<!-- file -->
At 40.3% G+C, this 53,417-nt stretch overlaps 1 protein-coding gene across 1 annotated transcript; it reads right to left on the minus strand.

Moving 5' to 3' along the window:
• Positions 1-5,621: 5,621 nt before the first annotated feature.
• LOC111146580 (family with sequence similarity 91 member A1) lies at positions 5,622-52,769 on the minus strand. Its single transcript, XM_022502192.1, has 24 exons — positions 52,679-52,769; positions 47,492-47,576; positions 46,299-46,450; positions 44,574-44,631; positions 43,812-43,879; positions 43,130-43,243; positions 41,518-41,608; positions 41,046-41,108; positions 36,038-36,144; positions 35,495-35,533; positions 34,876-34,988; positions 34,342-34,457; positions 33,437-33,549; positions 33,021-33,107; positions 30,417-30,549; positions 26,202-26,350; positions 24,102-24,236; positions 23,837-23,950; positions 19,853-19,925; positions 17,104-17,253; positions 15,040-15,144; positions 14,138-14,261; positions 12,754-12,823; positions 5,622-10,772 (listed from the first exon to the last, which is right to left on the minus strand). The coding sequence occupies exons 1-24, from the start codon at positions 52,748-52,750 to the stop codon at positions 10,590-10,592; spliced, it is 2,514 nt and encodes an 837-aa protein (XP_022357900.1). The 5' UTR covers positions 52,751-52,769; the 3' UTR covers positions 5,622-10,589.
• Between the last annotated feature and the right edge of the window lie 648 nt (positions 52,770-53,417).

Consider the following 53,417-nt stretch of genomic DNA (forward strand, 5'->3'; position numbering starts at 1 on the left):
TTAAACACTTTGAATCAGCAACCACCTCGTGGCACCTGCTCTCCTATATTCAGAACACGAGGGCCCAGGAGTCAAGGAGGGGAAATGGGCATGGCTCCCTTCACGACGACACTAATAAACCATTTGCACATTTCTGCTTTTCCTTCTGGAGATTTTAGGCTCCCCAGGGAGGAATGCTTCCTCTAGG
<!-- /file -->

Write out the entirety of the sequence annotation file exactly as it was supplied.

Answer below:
At 40.3% G+C, this 53,417-nt stretch overlaps 1 protein-coding gene across 1 annotated transcript; it reads right to left on the minus strand.

Moving 5' to 3' along the window:
• Positions 1-5,621: 5,621 nt before the first annotated feature.
• LOC111146580 (family with sequence similarity 91 member A1) lies at positions 5,622-52,769 on the minus strand. Its single transcript, XM_022502192.1, has 24 exons — positions 52,679-52,769; positions 47,492-47,576; positions 46,299-46,450; positions 44,574-44,631; positions 43,812-43,879; positions 43,130-43,243; positions 41,518-41,608; positions 41,046-41,108; positions 36,038-36,144; positions 35,495-35,533; positions 34,876-34,988; positions 34,342-34,457; positions 33,437-33,549; positions 33,021-33,107; positions 30,417-30,549; positions 26,202-26,350; positions 24,102-24,236; positions 23,837-23,950; positions 19,853-19,925; positions 17,104-17,253; positions 15,040-15,144; positions 14,138-14,261; positions 12,754-12,823; positions 5,622-10,772 (listed from the first exon to the last, which is right to left on the minus strand). The coding sequence occupies exons 1-24, from the start codon at positions 52,748-52,750 to the stop codon at positions 10,590-10,592; spliced, it is 2,514 nt and encodes an 837-aa protein (XP_022357900.1). The 5' UTR covers positions 52,751-52,769; the 3' UTR covers positions 5,622-10,589.
• Between the last annotated feature and the right edge of the window lie 648 nt (positions 52,770-53,417).

Consider the following 53,417-nt stretch of genomic DNA (forward strand, 5'->3'; position numbering starts at 1 on the left):
TTAAACACTTTGAATCAGCAACCACCTCGTGGCACCTGCTCTCCTATATTCAGAACACGAGGGCCCAGGAGTCAAGGAGGGGAAATGGGCATGGCTCCCTTCACGACGACACTAATAAACCATTTGCACATTTCTGCTTTTCCTTCTGGAGATTTTAGGCTCCCCAGGGAGGAATGCTTCCTCTAGG